7. Tyrizian

    Tyrizian Registered Member

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    Me too, I find it to be working good for me. I believe the developer will be implementing this in a future release, as well as an update feature.

    One thing I would like to see, is a non portable version.
     
  8. roger_m

    roger_m Registered Member

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    I turn off deep scan in Vit as it seems to give a few false positives.
     
  9. Tyrizian

    Tyrizian Registered Member

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    You're a Vit user?

    I deselect the Deep scan option too.
     
  10. Night_Raven

    Night_Raven Registered Member

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    roger_m already covered things well but I would still like to elaborate more. I'll try to be brief though, as to not go very offtopic. People use registry cleaners for two reasons: 1) to fix problems and 2) to gain performance.
    If there is a problem that is being caused by a registry key/value that problem is usually rather specific. Registry cleaners however try (how often they succeed is a different matter) to be on the safe side and tend to remove the more generic stuff, so they are very rarely useful for fixing problems. When I said they are 99.99% useless I reserved 0.01% one the very off chance that a random scan and cleaning of the registry just might fix something.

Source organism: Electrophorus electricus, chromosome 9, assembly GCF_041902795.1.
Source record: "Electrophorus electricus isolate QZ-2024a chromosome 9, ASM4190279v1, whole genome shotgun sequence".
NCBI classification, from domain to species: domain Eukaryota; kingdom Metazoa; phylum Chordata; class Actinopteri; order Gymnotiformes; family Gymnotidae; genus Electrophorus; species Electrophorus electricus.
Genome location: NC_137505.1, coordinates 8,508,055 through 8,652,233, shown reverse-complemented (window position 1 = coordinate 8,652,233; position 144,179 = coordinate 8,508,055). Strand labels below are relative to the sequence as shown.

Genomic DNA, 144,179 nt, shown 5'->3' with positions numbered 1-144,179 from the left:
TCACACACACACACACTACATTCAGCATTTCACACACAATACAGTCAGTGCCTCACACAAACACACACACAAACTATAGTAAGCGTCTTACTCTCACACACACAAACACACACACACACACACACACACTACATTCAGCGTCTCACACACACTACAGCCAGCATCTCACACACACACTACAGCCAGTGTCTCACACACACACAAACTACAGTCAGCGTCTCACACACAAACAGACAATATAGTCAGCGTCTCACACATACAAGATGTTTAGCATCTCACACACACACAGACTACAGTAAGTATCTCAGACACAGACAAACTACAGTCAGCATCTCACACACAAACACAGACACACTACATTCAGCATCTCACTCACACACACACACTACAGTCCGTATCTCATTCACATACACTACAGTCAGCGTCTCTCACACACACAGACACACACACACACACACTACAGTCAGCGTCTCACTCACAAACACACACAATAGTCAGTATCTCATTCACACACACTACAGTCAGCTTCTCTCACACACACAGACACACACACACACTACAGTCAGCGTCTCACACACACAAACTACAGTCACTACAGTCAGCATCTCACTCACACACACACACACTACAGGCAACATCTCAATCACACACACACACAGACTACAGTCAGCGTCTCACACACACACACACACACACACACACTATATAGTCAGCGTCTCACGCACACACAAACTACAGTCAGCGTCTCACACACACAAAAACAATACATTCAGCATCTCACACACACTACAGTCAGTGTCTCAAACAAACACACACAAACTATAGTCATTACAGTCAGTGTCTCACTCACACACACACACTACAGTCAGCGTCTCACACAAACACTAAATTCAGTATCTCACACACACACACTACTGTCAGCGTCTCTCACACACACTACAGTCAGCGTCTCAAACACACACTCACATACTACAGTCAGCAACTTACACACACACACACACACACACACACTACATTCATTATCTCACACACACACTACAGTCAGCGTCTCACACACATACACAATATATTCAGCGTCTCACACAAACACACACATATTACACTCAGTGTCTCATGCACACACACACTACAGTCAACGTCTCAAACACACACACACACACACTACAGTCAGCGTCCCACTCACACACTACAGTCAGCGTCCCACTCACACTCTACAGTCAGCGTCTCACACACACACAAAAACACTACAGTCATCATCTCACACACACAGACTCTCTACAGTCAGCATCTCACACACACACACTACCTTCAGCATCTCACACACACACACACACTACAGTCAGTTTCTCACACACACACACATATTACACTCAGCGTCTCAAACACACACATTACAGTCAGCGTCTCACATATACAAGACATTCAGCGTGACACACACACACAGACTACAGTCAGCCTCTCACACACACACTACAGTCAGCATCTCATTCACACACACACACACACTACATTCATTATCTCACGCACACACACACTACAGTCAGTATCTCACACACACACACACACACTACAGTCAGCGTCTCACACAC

Performance gains by cleaning the registry are even more of a myth. The registry is loaded into the system memory (1) and it's also a binary tree (2), which means that any given application has quick (due to 1) and direct (due to 2) access to any key or value. In other words: in order to access value X a process does not have to go through any other values before or after it. It can access it directly. So it really makes 0 (zero) difference how many keys/values there are in the registry.

    Uninstallers tend to scan quite specific areas of the registry. Those are usually the HKEY_LOCAL_MACHINE\SOFTWARE and HKEY_CURRENT_USER\Software keys. As for the folders, they tend to search the AppData (almost always) and LocalAppData (not very often) folders for remains.
    Any user can simply launch Regedit and delete any remaining keys manually or just type %appdata%/%localappdata% in the Windows Explorer address bar and then delete any remaining folders. It's really no complicated. And uninstallers do not actually make it any faster or with fewer clicks, because the user has to go through some kind of wizard/steps, select scan mode and whatnot, and then wait for the scan to complete.